In Shenandoah area, we have met descendants of those who immigrated in the 19th century still considering themselves Lithuanians, preparing Lithuanian foods, dying Easter eggs the Lithuanian way and some of them actually being 100% Lithuanians and proud of it.

This is easier there because some areas have 10% or 20% of Lithuanian people and even if all families would be randomly made, there would be decent chances of Lithuanian-only families.

Still, the recent years brought in many troubles to what was once called the "Vilnius of America", as the locals told us. The Diocese of Allentown has been especially damaging to Lithuanians. We had already mentioned that it demolished the largest and prettiest of the region's Lithuanian churches: the St. George's of Shenandoah, seemingly without any reason. It has closed nearly all others. Even in those left open, Lithuanian crosses, Rūpintojėliai and the other symbols that stood there had often ended up in dumpsters, apparently on bishop's orders.

All that is especially sad as it is reasonless here, with the Lithuanian parishes growing in size and even building new churches as late as the 1980s, and all being financially sound. As the churches were where most of the money and forces of the early Lithuanian miners went to, losing them meant losing much of the area's Lithuanian sites, as well as the locations of communication with other Lithuanians.

Still, with the help of local Lithuanians, we have discovered many new previously unknown to us locations, such as a former Lithuanian bank or a massive now-abandoned wooden building where a Lithuanian newspaper used to be published for many decades.

We have also visited many local cemeteries with impressive century-old gravestones that use old Lithuanian language with, occasionally, some English words.

And we also attracted local media attention, as several journalists came to interview us. Some interviews ended up well, some journalists mixed up the Soviet and Czarist occupations. Still, however, it is always great to attract a wider American attention to the Lithuanian heritage.

Augustinas Žemaitis, 2017 09 27-28.

More info on the Destination America expedition

Augustinas Žemaitis of Destination America together with Setcavage family

Augustinas Žemaitis of Destination America together with Setcavage family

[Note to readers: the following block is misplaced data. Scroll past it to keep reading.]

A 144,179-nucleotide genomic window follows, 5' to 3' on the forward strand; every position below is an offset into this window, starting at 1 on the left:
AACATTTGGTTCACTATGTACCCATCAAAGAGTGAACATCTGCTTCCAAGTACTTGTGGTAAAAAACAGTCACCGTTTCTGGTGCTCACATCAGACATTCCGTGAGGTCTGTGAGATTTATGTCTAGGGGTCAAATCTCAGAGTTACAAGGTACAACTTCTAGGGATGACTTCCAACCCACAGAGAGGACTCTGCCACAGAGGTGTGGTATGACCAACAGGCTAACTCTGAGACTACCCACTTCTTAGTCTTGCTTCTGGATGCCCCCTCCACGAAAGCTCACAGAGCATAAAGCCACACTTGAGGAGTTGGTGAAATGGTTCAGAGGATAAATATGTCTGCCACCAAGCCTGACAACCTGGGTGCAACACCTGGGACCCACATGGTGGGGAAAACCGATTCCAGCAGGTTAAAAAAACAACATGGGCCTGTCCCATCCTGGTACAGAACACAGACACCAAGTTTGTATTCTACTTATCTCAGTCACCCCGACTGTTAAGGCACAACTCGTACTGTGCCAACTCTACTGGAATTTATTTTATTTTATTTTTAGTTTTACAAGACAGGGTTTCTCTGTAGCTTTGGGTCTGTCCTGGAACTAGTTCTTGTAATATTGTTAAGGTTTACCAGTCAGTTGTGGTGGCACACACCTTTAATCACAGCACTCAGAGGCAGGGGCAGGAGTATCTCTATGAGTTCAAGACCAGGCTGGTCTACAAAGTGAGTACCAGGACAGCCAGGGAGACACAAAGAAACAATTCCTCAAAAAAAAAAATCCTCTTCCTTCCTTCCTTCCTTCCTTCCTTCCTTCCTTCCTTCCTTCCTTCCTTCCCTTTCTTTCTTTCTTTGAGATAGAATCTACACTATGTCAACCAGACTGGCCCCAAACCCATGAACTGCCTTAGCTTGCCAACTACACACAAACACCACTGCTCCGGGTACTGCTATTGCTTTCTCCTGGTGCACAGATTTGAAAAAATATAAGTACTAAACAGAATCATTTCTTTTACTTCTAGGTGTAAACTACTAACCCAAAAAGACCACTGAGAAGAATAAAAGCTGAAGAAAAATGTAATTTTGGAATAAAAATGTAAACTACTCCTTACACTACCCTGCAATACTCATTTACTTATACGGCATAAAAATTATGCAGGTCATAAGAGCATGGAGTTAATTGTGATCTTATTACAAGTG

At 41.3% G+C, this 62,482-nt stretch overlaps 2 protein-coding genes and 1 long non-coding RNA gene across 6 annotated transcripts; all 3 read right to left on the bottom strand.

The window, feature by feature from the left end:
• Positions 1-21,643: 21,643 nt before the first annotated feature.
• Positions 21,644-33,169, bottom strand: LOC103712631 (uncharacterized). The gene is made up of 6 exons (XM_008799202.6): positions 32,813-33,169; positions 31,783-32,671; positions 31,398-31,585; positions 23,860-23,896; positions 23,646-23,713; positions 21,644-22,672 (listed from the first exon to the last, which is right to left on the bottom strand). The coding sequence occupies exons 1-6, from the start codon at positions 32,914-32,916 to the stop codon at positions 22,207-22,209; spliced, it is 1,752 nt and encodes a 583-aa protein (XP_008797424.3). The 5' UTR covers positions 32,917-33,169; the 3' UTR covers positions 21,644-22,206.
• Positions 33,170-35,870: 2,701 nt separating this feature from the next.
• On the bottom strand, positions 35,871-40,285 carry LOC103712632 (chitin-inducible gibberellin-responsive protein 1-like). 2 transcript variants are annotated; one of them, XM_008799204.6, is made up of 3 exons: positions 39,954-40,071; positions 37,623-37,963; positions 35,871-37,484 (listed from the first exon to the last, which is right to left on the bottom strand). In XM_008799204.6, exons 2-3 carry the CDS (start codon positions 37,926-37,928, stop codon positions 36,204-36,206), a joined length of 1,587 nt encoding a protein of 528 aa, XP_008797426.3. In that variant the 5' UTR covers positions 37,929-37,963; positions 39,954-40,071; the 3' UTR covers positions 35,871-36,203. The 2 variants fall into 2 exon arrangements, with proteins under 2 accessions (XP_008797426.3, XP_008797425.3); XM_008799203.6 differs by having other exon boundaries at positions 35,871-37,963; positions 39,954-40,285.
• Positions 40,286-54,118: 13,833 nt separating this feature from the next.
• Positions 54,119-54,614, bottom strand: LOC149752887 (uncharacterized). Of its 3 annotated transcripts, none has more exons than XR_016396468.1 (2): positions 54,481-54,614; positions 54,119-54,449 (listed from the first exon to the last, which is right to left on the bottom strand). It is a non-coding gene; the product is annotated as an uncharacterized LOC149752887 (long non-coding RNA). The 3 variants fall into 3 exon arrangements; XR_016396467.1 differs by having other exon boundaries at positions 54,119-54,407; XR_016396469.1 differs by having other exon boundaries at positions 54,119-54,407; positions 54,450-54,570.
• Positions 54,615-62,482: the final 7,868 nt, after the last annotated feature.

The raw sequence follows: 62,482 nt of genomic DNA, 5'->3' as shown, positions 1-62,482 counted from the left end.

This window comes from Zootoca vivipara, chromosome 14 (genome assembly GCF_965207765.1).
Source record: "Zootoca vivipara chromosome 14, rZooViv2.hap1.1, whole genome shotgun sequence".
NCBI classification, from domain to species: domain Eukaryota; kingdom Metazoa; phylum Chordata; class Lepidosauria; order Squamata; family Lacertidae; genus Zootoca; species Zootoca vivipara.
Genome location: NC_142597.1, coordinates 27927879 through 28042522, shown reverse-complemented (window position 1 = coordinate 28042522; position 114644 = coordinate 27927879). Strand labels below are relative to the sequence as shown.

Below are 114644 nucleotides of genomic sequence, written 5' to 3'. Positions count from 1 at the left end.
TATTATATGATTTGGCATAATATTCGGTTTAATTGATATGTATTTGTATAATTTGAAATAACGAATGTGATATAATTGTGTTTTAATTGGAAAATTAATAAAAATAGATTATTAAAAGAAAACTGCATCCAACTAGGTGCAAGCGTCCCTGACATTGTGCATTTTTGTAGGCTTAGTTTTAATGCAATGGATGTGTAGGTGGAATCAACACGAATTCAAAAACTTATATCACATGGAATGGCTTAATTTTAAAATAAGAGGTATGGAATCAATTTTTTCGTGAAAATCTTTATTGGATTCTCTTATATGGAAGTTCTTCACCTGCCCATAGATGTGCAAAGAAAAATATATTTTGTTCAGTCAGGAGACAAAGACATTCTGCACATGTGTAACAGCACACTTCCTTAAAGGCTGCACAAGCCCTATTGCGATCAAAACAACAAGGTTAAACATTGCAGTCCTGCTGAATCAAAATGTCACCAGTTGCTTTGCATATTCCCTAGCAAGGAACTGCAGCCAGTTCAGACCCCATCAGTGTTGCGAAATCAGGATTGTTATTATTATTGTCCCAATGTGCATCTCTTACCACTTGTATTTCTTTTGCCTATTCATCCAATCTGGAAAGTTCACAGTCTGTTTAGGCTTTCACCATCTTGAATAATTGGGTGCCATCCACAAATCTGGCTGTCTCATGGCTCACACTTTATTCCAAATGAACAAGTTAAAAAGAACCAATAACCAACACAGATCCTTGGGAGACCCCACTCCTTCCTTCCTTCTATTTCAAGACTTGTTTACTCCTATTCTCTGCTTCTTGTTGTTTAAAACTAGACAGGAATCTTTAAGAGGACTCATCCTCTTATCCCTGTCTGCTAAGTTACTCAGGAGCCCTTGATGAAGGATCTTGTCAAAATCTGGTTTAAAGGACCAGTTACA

Destination - America team with Elaine Luschas and Lithuanians who helped them on 2017 09 28

Destination - America team with Elaine Luschas and Lithuanians who helped them on 2017 09 28

Click to learn more about Lithuania: Pennsylvania, USA Leave a comment
Comments (28) Trackbacks (0)
  1. I am fairly certain that St. Bartholomew’s Church in Brockton was a German ethnic parish. I was baptized there in 1949 by a Father Felix Fink, hardly a Lithuanian name.

  2. Nothing of importance. I am 82+ and couldn’t think of the name of the Lithuanian Church that was directly across from one of the homes lived in, Maizeville, PA. My Daughter Kathy said “Dad, do a search on the computer.” WOW! Modern technology at its best. Took about 5 minutes and “St. Louis” was there on the screen. Sad, how our heritage is disappearing. My Dad died from Black Lung, only 40 yrs. young. When my Great Grandfather came to America, Ellis Island, a Polish gentleman (ski) was in the line before him and when he spelled his last name (Navitskowstkas), the clerk dropped the “owstkas” and said, “Welcome to America Mr. Navitsky.” All the Navitsky men before me worked in the coal mines and died from Silicosis. In July, 1951, I joined the USAF and was fortunate enough to get in 20 years, retiring in Sept. , 1971. Still married to my Sweetheart, have a Son, 3 Daughters, a Grandson, 3 Granddaughters, and a Great Grandson. God’s been good to me. God Bless Our Troops and may God Bless America.
    P.S. Really enjoyed all the above history.

  3. I discovered this site through the Lithuanian Global Genealogy facebook page. It is a real treasure! I only started a scholarly search of my ancestry in the last two years. I was born in Coaldale Hospital while my parents lived in Tamaqua, and attneded St. Peter and Paul Church there. My paternal grandparents had a farm in Still Creek, between McAdoo and Tamaqua, off 309. I have many pleasant memories of the area and of my grandparents, aunts and uncles. My grandparents arrived between 1900 and 1910. Although I have information on my paternal grandmother’s family, I still do not know much about the family of my grandfather, Alexander Išganaitis. I always wondered if he left his family back in Lithuania and came to the coal mines on his own. His death certificate says that his father was Juozas Išganaitis and his mother was Marija Žemaitis, but I hav enot located them in the US so far. Thank you for writing this article as it gives me additional information to continue my search.